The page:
A: You were hurt badly in your car accident. You broke your leg, your arm and some ribs. You might even have needed corrective surgery to fix you up again. You will likely need physical rehabilitation and physical therapy. Hopefully, you'll resume your activities and be able to get your life back together soon after.
You decide to bring a lawsuit for your injuries. You're seeking compensation for the suffering and pain you have endured and will endure in the future.
You think getting a 'quick' settlement is good for you.
Think again. It may not be and here's why.
If the driver who caused your accident has a limited insurance policy, meaning that the value of your injuries are far in excess of whatever insurance policy he had, then it may be well worth it to try and obtain a 'quick' settlement. For example, let's say the driver who caused your accident had only a $100,000 insurance policy. If your injuries are worth $500,000, then hopefully the insurance company would quickly realize how futile it would be to try and limit the amount you recover from their client. In that instance, getting the full $100,000 early may be ideal for you.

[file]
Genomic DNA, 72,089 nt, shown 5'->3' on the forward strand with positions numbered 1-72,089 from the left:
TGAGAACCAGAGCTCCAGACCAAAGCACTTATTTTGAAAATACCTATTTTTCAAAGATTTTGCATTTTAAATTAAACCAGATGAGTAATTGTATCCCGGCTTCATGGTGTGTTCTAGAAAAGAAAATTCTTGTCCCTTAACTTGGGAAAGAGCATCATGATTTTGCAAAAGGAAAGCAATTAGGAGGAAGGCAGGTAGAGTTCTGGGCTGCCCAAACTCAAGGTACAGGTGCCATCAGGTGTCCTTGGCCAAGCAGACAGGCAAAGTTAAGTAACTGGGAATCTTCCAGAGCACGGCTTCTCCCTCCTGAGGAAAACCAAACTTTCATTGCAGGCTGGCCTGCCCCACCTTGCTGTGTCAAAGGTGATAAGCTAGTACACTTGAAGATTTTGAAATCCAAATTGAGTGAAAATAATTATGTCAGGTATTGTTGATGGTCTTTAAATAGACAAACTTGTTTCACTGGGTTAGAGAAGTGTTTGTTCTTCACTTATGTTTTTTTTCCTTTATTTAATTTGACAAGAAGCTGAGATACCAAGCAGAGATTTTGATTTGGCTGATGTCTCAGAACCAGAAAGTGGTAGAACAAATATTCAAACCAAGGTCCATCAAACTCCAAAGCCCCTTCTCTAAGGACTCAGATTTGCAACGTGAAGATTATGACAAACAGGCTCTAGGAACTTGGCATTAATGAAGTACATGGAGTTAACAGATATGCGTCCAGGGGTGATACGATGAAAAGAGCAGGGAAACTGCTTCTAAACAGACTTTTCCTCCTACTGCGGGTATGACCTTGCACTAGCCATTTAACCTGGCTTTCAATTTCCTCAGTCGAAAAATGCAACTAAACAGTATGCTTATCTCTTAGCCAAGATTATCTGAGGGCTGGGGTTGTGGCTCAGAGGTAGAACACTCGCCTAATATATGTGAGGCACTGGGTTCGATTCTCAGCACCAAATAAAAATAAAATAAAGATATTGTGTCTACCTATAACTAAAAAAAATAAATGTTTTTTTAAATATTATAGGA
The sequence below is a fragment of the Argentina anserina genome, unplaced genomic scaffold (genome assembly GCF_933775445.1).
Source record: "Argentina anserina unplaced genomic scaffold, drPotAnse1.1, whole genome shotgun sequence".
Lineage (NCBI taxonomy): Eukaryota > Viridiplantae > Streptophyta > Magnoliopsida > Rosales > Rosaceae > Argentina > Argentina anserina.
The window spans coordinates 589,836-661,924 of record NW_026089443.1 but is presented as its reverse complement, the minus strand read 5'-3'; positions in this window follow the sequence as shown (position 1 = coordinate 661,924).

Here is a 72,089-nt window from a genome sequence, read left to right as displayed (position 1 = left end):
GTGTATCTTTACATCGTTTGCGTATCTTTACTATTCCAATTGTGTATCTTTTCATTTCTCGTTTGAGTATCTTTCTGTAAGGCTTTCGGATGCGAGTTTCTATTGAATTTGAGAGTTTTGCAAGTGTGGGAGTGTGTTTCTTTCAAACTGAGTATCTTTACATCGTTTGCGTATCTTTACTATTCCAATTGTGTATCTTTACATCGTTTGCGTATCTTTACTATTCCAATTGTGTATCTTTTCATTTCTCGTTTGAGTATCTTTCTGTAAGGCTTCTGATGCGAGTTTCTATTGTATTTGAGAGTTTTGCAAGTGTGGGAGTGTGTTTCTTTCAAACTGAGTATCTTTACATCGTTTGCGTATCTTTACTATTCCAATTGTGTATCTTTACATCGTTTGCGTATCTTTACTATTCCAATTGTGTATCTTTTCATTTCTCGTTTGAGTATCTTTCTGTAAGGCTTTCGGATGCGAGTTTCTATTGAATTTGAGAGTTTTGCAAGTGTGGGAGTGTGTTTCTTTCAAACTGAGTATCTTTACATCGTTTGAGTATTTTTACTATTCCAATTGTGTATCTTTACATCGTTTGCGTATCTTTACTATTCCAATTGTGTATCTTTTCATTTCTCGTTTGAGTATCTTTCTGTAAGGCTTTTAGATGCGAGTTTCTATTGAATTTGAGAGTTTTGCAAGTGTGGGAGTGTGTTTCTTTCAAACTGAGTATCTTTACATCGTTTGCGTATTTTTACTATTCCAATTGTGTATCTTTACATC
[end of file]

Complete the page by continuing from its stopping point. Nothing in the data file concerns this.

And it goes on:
However, there are other legal considerations before you can accept such a settlement.
Were there other people who may also have been responsible for your accident? If so, they have to be considered before agreeing to settle with one wrongdoer.
Another factor is whether you have underinsured insurance coverage that may make up the difference between what the wrongdoer pays, or has the ability to pay and what additional insurance coverage is available.
Of course if you have significant and permanent injuries and the person you are suing has significant insurance coverage but they are refusing to pay what you believe your injuries are worth, then trying to obtain a 'quick' settlement will hurt you in the short term.